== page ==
Queens Assemblymember Fears Chalk-based Graffiti Toy Will Usher in New Urban Dystopia

Photo Credit: Kevin Labianco via Compfight cc
Is it chalk or cocaine? And is there really any difference?
State Assemblymember Phillip Goldfeder is very worried; there's a toy on local shelves that's turning children into criminals.

It's called Kidffiti, and it's a chalk-based imitation spray paint kit. It sprays powdered chalk in an unwholesome array of colors. And it might be sending the city's children down a very dark path. Won't somebody think of the children, you ask? Assemblyman Goldfeder is doing just that.

Worried that Kidffiti will condemn a generation to a life of crime by promoting an illegal art form, the Queens Democrat is calling for local stores to take the product off their shelves, hopefully with the help of the city's Department of Consumer Affairs.

Goldfeder held a press conference on Monday to announce his plan of action, and the Voice subsequently reached out to him, mostly because of this quote he gave to the Daily News:

"Graffiti is just the first act of vandalism," Goldfeder said. "It oftentimes leads to drug abuse and drug sales."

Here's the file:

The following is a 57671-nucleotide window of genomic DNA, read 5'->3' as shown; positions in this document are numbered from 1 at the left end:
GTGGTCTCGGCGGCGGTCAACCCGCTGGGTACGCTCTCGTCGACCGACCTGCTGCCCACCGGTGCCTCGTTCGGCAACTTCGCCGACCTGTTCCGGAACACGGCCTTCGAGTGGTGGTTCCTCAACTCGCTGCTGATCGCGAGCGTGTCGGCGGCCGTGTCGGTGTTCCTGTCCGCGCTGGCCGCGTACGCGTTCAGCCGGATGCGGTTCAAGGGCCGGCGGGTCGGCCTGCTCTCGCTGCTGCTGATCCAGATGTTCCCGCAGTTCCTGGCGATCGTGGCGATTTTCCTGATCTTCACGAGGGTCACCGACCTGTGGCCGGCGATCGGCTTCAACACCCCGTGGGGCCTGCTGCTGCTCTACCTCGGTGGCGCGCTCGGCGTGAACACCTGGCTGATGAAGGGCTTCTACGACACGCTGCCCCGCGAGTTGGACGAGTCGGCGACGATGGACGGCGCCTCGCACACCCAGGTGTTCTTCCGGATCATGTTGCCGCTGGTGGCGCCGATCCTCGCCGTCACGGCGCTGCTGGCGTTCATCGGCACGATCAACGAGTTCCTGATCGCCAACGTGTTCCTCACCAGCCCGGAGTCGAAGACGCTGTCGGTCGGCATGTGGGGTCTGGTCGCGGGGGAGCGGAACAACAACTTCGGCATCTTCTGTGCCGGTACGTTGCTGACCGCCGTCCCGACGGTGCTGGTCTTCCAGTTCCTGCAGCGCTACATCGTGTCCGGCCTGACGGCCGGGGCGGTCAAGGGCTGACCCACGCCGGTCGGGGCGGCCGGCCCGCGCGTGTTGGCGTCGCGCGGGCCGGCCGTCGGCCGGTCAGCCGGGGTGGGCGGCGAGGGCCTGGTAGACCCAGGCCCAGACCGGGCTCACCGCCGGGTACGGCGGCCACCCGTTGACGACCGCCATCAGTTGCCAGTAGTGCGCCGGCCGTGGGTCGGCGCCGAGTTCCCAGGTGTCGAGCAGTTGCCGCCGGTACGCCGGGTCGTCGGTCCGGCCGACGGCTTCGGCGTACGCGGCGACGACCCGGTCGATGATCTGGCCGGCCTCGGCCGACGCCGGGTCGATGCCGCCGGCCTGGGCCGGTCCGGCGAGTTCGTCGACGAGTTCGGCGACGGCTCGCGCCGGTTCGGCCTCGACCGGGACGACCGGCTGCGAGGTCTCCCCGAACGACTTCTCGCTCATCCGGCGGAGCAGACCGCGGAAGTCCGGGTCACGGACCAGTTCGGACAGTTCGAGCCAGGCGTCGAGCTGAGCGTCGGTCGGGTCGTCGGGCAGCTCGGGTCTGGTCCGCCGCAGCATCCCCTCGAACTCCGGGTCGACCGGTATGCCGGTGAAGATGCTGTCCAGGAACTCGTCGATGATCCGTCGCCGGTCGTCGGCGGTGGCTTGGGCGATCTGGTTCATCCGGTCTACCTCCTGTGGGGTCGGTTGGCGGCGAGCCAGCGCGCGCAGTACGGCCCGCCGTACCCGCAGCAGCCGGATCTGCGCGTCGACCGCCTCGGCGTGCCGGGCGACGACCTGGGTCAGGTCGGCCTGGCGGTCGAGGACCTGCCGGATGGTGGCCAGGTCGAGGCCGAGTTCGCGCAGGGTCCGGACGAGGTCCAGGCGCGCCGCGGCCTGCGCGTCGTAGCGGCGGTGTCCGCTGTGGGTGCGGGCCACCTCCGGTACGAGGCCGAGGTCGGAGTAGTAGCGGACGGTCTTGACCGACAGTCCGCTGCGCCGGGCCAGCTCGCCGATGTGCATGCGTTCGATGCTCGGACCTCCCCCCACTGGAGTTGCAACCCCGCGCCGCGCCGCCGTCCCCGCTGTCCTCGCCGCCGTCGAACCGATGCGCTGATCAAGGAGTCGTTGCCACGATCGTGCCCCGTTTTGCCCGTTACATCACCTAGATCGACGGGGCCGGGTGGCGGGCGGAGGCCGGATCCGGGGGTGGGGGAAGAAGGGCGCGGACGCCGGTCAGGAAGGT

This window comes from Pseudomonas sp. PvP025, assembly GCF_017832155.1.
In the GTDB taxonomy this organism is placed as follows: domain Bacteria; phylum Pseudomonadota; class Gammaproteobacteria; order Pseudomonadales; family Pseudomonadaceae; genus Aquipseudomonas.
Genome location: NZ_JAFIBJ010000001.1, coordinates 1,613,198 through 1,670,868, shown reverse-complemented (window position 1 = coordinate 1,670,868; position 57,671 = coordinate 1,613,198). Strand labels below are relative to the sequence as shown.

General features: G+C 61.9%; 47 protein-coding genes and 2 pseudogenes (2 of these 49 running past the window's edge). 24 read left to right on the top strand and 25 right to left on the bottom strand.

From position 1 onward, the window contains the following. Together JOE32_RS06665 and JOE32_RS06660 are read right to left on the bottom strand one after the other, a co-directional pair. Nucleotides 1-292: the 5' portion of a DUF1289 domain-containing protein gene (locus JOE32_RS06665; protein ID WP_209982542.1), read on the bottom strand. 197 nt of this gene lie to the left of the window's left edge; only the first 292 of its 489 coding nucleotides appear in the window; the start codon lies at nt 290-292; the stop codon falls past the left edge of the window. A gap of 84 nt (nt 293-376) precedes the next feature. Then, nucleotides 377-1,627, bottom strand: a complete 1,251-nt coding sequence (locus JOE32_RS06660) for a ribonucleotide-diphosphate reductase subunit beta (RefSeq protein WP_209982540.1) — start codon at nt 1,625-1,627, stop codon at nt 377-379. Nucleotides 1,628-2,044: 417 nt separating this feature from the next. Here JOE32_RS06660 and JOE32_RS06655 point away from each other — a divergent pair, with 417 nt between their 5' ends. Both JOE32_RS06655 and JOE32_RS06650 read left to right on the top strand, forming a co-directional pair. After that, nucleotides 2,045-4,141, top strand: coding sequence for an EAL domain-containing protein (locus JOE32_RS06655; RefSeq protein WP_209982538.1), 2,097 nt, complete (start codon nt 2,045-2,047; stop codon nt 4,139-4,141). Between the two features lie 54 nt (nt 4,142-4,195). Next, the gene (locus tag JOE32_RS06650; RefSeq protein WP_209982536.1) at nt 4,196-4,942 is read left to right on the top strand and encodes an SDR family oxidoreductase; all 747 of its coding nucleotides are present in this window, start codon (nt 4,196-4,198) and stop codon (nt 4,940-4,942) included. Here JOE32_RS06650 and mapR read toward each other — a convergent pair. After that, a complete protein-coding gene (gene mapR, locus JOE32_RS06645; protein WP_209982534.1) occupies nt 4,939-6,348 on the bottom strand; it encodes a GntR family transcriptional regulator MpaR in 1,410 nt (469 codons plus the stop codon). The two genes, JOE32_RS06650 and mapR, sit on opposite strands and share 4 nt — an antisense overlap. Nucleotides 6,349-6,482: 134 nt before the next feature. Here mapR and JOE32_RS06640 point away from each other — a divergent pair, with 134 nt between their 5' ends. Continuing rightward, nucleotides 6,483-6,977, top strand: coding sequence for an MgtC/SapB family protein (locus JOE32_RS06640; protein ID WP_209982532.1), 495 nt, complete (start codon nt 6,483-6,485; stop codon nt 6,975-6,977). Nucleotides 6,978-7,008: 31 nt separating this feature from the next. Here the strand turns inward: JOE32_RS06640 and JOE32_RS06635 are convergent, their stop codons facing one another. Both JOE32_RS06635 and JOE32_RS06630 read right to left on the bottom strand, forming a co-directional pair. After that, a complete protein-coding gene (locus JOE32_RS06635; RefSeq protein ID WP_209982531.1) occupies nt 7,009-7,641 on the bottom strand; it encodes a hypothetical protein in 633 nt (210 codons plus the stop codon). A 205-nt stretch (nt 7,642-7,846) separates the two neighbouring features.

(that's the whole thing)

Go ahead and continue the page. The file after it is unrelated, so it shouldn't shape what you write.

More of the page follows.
That seemed just a wee bit overstated. And because he's a good sport (and a pretty nice guy who probably doesn't deserve all this snark) Goldfeder chose to return our call. He said he'd been asked about the line "a few times" over the past day and a half, so he took the opportunity to, ahem, revise his statement.

No, Goldfeder clarified, he's not suggesting that chalk painting will lead inexorably to a generation of budding Banksys with a package of crack under their sneaker strap.

But yes, he is standing by the sentiment.

"The idea was that graffiti is a gateway crime," Goldfeder said. "Someone who vandalizes a public place may be emboldened to commit more serious crimes."

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